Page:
Manchester's unique mayoral election requires a different approach to comms

The Greater Manchester region is one of six new combined authorities that will hold mayoral elections on 4 May. In the third part of this series, PRWeek looks at the local election campaigns and how comms and PR are being used to raise awareness and turnout.

Greater Manchester Combined Authority faces a unique mayoral election next month
Greater Manchester Combined Authority faces a unique mayoral election next month
For the first election of its kind in Greater Manchester, the region’s combined authority and the Combined Authority Returning Officer launched a joint comms strategy supported by the ten Greater Manchester local authorities: Bolton, Bury, Manchester, Oldham, Rochdale, Salford, Stockport, Tameside, Trafford and Wigan. 

Also supported by the Police and Crime Commissioner’s office, Transport for Greater Manchester and health and social care services, the Greater Manchester Combined Authority (GMCA) said it recognised the unique nature of the election meant their strategy would not take a business as usual approach.

The GMCA spoke to those involved in mayoral elections in London and liaised with the Department for Communities and Local Government (DCLG) in order to begin preparing its strategy. 
One of the key aims will be to make sure that people are on the electoral register at their current address and are therefore able to participate in the elections. 

The electoral registration deadline is 18 April, with an electorate in excess of two million.

In the region’s last election, for Police and Crime Commissioners in May 2016, turnout was just 13.9 per cent. 

However, turnout was better in the local elections in 2015, where local authorities saw the following percentage turnouts: Bolton 37.92, Bury 38.12, Manchester 30.61, Oldham 35.93, Rochdale 35.6, Salford 30.1, Stockport 38, Tameside 34.21, Trafford 43.2 and Wigan 30.83.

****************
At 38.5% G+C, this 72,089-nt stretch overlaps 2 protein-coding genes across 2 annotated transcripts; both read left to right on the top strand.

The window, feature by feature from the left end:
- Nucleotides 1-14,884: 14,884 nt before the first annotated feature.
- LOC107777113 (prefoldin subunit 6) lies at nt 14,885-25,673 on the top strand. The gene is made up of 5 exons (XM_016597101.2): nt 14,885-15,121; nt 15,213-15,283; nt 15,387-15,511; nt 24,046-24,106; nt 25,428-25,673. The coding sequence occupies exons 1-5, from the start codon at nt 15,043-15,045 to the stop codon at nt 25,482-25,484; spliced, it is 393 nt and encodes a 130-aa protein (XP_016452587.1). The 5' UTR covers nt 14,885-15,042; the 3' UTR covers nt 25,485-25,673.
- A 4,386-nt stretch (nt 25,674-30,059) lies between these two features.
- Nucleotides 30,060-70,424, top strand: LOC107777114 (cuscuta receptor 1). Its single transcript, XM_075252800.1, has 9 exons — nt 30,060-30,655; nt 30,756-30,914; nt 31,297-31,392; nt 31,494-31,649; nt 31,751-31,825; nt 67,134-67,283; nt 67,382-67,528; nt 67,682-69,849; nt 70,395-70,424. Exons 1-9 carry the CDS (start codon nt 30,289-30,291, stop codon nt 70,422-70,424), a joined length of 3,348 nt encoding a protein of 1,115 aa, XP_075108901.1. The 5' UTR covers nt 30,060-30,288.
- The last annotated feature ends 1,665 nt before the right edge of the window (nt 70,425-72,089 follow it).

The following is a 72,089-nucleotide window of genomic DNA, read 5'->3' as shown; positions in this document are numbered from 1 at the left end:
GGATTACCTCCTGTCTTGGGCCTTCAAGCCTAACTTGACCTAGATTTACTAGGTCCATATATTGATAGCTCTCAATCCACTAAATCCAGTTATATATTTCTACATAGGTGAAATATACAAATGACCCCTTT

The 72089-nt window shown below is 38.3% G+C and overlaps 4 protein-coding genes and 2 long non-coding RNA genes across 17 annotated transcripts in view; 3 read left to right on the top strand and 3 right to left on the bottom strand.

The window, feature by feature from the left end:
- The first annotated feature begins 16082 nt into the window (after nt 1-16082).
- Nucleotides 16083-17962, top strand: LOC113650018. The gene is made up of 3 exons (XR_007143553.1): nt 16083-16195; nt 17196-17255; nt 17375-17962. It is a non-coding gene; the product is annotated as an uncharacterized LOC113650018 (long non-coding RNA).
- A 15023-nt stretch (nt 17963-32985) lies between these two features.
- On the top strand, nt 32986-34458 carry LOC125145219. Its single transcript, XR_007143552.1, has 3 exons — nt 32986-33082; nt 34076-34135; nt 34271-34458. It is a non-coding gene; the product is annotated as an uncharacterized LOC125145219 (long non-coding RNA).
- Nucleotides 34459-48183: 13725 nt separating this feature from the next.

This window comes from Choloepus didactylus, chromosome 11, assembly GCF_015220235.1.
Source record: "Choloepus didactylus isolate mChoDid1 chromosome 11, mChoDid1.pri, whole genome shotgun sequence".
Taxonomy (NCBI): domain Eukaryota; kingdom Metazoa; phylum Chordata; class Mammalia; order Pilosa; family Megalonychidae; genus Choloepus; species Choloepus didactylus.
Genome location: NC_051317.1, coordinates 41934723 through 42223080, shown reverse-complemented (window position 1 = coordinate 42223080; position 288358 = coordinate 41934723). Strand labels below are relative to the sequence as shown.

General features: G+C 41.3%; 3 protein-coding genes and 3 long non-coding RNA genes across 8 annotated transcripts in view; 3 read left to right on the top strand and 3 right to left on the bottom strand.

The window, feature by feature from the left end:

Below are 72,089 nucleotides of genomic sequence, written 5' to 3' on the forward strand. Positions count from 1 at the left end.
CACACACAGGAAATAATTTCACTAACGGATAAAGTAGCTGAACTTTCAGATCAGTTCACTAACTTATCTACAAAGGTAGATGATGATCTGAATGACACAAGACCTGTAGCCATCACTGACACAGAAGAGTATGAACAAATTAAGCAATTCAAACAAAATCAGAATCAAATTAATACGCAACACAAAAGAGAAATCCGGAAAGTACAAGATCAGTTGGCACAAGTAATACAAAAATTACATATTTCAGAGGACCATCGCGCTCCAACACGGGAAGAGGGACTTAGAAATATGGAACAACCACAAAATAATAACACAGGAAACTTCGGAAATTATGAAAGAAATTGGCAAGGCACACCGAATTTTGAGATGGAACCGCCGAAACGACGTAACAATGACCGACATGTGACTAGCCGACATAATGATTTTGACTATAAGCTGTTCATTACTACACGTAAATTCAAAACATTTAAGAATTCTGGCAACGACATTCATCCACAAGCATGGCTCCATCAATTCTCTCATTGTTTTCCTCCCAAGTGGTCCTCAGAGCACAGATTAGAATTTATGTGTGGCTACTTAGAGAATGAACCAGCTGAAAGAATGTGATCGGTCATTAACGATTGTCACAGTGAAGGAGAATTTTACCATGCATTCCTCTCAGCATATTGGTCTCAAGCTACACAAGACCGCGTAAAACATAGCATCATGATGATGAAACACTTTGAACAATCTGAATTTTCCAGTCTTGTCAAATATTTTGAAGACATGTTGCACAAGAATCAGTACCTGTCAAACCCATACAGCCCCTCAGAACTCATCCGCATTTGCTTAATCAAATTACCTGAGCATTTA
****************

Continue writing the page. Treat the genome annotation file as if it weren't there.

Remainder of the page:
To monitor their performance, the comms team is tracking visits to the GM Elects website and studying the amount of time people spend on the site and where people are being referred from - such as from campaign materials.

This year’s metrics will provide the benchmark for future campaigns, the GMCA said. 

Standing for mayor are former Labour cabinet minister and shadow health secretary Andy Burnham, the Conservative leader of Trafford Council Sean Anstee, and Lib Dem Trafford councillor Jane Brophy, as well as candidates from the Green Party, UKIP and the English Democrats.

Eamonn Boylan, combined authority returning officer for Greater Manchester, said: "We are determined to do all we can to raise awareness of these elections and ensure Greater Manchester electors have all the information they need to vote.

"The unique nature of these elections of course means there is a communications challenge involved in making sure that people understand not just how to vote but what they are voting for and that's something we have carefully set out to address."

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